Characterization is largely nonexistent (because it’s unnecessary), perfunctory (Paul Giamatti’s egghead seismologist, who mostly just says brainy-sounding things) or badly sketched in. In this last capacity, we have Ioan Gruffudd as Carla Gugino’s new billionaire boyfriend (a stark change from Dwayne Johnson). I guess he’s evil. Certainly the film treats him that way — even expending its grace PG-13 F-word on him. Yet, I was never sure if he was a sniveling coward who deliberately abandoned the leads’ daughter (Alexandra Daddario), or if he was dazed by it all, or if he was upset because he lost one of his shoes and had to hobble through the rest of the movie with one shoe and one sock. It hardly matters. Seriously critiquing a movie like this is impossible, impractical and useless. If you can get worked up about seeing landmarks various and sundry being destroyed again, it won’t matter — though you may reasonably wonder about the flag-waving (literally) “We will rebuild” message. Mightn’t it be wiser to rebuild somewhere else? Rated PG-13 for intense disaster action and mayhem throughout and brief strong language.


About Ken Hanke
Head film critic for Mountain Xpress from December 2000 until his death in June 2016. Author of books "Ken Russell's Films," "Charlie Chan at the Movies," "A Critical Guide to Horror Film Series," "Tim Burton: An Unauthorized Biography of the Filmmaker."

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12 thoughts on “San Andreas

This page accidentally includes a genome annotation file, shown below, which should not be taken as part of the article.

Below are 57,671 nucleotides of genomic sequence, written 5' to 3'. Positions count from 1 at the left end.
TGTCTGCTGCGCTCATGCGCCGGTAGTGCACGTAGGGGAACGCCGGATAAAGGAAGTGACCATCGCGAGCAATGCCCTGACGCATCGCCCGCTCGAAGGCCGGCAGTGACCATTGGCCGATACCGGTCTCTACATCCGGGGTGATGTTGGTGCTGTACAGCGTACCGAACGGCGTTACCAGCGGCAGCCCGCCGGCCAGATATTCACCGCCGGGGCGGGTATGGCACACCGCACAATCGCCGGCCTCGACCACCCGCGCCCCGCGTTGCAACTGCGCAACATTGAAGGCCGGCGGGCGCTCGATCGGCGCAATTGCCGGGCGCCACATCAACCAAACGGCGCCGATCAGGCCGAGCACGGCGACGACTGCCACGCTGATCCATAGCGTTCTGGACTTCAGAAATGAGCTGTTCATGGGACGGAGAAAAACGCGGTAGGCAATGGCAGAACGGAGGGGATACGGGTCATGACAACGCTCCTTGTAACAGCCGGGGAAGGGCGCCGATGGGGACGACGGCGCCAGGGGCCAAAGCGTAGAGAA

1. luluthebeast

    I liked it! Of course, this is probably due to growing up on Japanese movies and all the earthquakes therein. Earthquakes are great, they make things bounce all over the place. And I think they were going for cheesy humor, I can’t imagine they would think that anyone would take this seriously.

  2. Edwin Arnaudin

    or if he was upset because he lost one of his shoes and had to hobble through the rest of the movie with one shoe and one sock.

    Direct homage to The Darjeeling Limited.

  3. T.rex

    I’m sure I’ll see this down the road, it looks fun. Movies like this (Armagedon, Deep Impact, Earthquake,etc) are more like rides. We go once, have fun, and forget about it. We have reached a point, thanks to comic movies and those insultingly bad robot movies, where falling skyscrapers have become boring. I saw Clark Gable and Spencer Tracy in “San Francisco” recently, that was a good story inside a disaster movie. It had great effects for 1936.

    • Ken Hanke

      Do you know how San Francisco was supposedly pitched? “Jeanette MacDonald is a whore, Clark Gable is her pimp, Spencer Tracy is a priest — and they all get caught up in the fucking San Francisco earthquake.”

        • Ken Hanke

          That’s the story anyway. There was a guy on the payroll at MGM whose function was to come up with movie ideas in the simplest possible terms.

          • T.rex

            I forget that we (movie fans) look back at classic Hollywood with Rose Colored glasses. It was just as shallow then as it is now, but I still love it.

          • Ken Hanke

            It’s especially shallow when we’re talking MGM.

  4. Pat D

    Oh, my. The visuals were well done. I just have one question. Is there anything the Rock can’t do?
    *****Spoiler Alert****
    Helicopter rescue pilot
    Airplane pilot.
    Boat Captain.
    Seal with the lung capacity of a dolphin.
    Daughter Diviner.
    Construction Worker? “What do we do now?” ………….Rock “We rebuild.”

    I expected him to have a hammer in his hand when he said that.

    • Edwin Arnaudin

      Is there anything the Rock can’t do?

      Dramatic acting.

        • Edwin Arnaudin

          He’s excellent in Pain & Gain, so I felt the qualifier was necessary.